In a speech on the House floor, Del. Barry Knight (R-Virginia Beach) pointed out that municipalities with land-based casinos had the opportunity to hold a referendum to approve the projects first. For example, Richmond voters rejected a casino for a second time last November. Knight added,

What I like to see is a level playing field.

Virginia authorized five casinos in a Nov. 2020 referendum. Since then, only one permanent casino, Rivers Portsmouth, has opened, while two are expected to open permanent locations later this year. The newly established retail casino industry is one of the biggest opposers of skill games. While the competition is the likely cause, the industry says the rapid spread of the machines will harm minors, low-income residents, and those with gambling addictions.

After the legislature passed the bill, Virginians Against Neighborhood Slot Machines (VANSM), a casino-backed group formed to lobby against skill game machines, said in a statement:

This is bad policy that would bring an unprecedented expansion of gambling to every corner of Virginia without even attempting to provide basic guardrails including local referendums, legitimate background checks, security or problem gambling regulatory requirements.

Where Do Other States Stand?

If the bill proceeds to law, Virginia will become only one of a few states to legalize skill game machines, following Nebraska, which legalized the machines in 2020. Wyoming later did the same in 2023.

However, while legal in Nebraska, the state does not tax or regulate the machines. Meanwhile, Wyoming oversees and taxes the games at 20%. The latest report from Jan. 2024 shows the terminals brought in just under $478,000 in tax revenue, nearly three times the tax revenue attributed to Wyoming sportsbooks.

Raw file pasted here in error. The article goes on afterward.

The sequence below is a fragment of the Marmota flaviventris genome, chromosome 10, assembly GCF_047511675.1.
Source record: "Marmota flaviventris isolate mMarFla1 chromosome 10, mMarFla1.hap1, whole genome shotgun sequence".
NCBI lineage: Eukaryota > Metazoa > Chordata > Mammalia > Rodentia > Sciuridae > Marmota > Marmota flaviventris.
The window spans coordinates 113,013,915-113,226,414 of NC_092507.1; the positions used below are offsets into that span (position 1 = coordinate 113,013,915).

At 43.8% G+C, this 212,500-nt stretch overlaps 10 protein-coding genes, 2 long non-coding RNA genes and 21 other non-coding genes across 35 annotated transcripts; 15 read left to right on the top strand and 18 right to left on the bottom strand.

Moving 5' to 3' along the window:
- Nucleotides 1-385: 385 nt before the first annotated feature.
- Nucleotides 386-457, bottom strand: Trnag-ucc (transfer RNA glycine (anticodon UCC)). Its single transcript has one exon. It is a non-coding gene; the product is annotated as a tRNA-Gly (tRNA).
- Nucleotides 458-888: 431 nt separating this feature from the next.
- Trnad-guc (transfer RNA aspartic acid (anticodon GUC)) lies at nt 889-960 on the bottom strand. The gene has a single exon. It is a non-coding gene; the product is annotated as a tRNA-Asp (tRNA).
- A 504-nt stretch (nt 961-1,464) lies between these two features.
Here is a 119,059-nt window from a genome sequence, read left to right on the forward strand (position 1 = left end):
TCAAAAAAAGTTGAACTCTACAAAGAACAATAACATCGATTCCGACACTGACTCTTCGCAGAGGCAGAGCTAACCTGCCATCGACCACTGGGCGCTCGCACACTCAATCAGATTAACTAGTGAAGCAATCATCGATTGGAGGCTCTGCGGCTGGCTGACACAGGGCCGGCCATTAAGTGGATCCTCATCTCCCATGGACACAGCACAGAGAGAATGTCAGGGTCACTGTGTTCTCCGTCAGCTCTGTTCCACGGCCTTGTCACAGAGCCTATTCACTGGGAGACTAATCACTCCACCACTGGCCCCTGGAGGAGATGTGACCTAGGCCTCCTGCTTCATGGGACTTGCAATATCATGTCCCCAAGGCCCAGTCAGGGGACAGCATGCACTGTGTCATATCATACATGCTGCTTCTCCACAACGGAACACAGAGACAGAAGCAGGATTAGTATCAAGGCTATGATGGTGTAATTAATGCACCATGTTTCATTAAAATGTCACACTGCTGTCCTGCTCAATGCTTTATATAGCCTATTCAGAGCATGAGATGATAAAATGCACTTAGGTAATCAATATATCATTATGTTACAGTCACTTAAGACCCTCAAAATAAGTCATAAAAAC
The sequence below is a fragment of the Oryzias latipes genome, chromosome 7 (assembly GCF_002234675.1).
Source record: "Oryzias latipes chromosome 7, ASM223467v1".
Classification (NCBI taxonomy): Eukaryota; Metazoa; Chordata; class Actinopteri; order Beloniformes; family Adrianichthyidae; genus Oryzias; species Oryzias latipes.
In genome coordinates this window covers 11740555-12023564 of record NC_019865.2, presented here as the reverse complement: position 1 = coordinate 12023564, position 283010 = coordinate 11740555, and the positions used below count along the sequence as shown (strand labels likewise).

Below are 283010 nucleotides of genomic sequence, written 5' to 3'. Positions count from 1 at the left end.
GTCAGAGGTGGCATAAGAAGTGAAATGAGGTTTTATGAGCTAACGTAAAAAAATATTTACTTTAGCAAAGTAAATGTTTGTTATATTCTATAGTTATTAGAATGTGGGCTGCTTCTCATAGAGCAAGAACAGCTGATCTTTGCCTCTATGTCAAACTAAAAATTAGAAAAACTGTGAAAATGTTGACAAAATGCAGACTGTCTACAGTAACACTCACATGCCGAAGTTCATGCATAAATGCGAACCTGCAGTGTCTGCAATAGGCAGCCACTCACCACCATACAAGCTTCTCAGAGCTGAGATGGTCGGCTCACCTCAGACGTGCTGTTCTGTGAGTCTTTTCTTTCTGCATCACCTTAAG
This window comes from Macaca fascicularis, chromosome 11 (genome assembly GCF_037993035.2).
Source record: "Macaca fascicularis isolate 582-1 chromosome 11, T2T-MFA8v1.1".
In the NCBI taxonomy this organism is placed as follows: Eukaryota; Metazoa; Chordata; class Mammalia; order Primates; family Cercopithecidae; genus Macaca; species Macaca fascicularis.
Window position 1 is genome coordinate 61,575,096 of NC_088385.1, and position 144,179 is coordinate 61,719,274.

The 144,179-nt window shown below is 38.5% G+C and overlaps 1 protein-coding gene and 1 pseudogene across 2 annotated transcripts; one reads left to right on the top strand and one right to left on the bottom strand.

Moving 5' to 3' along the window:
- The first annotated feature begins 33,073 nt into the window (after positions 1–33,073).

The potential legalization in Virginia could be closely monitored in states like Pennsylvania and Kentucky. The latter banned the machines but now faces a legal challenge from Pace-O-Matic and other plaintiffs.

Meanwhile, in November 2023, the Commonwealth Court of Pennsylvania deemed the machines to be skill games, not gambling devices. However, that decision has not cleared skill games’ status in the state. Lawmakers are divided, with some wanting to regulate them, while others looking to ban them. The state’s Supreme Court could intervene as Pennsylvania Attorney General Michelle Henry petitioned the highest court for a skill games appeal.

About the Author

Chav Vasilev

Chav Vasilev

After years of managing fast-casual restaurants, Chav turned his passion for sports and occasional slot wins into a career as an iGaming writer. Sharing his time between Europe and the US, he has been exposed to betting and gambling for years and has closely followed the growth in the US. Chav is a proponent of playing responsibly and playing only at legal online sites. When not writing, you will find him watching and betting on sports, especially soccer, or trying to land the next big bonus on a slot.